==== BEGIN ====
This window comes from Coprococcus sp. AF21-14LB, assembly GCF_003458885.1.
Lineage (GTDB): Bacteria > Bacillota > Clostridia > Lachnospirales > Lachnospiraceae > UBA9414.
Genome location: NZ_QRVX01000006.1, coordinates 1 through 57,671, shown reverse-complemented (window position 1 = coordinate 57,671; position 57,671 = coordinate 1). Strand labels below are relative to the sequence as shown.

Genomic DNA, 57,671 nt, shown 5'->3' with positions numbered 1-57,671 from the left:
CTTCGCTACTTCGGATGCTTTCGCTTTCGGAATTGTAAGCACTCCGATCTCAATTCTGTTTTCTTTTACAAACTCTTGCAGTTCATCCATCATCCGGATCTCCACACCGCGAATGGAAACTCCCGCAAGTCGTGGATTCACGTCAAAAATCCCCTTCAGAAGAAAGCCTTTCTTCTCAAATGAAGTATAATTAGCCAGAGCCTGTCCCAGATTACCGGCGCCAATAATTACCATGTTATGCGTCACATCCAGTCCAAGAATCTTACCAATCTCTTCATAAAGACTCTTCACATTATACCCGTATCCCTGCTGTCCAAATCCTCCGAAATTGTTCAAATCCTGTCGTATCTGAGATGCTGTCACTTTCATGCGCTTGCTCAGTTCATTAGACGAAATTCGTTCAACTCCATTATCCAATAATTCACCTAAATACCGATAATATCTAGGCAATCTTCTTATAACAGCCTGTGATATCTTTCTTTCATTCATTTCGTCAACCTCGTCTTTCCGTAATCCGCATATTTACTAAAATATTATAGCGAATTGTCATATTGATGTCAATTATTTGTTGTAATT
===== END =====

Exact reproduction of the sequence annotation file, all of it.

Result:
This window comes from Coprococcus sp. AF21-14LB, assembly GCF_003458885.1.
Lineage (GTDB): Bacteria > Bacillota > Clostridia > Lachnospirales > Lachnospiraceae > UBA9414.
Genome location: NZ_QRVX01000006.1, coordinates 1 through 57,671, shown reverse-complemented (window position 1 = coordinate 57,671; position 57,671 = coordinate 1). Strand labels below are relative to the sequence as shown.

Genomic DNA, 57,671 nt, shown 5'->3' with positions numbered 1-57,671 from the left:
CTTCGCTACTTCGGATGCTTTCGCTTTCGGAATTGTAAGCACTCCGATCTCAATTCTGTTTTCTTTTACAAACTCTTGCAGTTCATCCATCATCCGGATCTCCACACCGCGAATGGAAACTCCCGCAAGTCGTGGATTCACGTCAAAAATCCCCTTCAGAAGAAAGCCTTTCTTCTCAAATGAAGTATAATTAGCCAGAGCCTGTCCCAGATTACCGGCGCCAATAATTACCATGTTATGCGTCACATCCAGTCCAAGAATCTTACCAATCTCTTCATAAAGACTCTTCACATTATACCCGTATCCCTGCTGTCCAAATCCTCCGAAATTGTTCAAATCCTGTCGTATCTGAGATGCTGTCACTTTCATGCGCTTGCTCAGTTCATTAGACGAAATTCGTTCAACTCCATTATCCAATAATTCACCTAAATACCGATAATATCTAGGCAATCTTCTTATAACAGCCTGTGATATCTTTCTTTCATTCATTTCGTCAACCTCGTCTTTCCGTAATCCGCATATTTACTAAAATATTATAGCGAATTGTCATATTGATGTCAATTATTTGTTGTAATT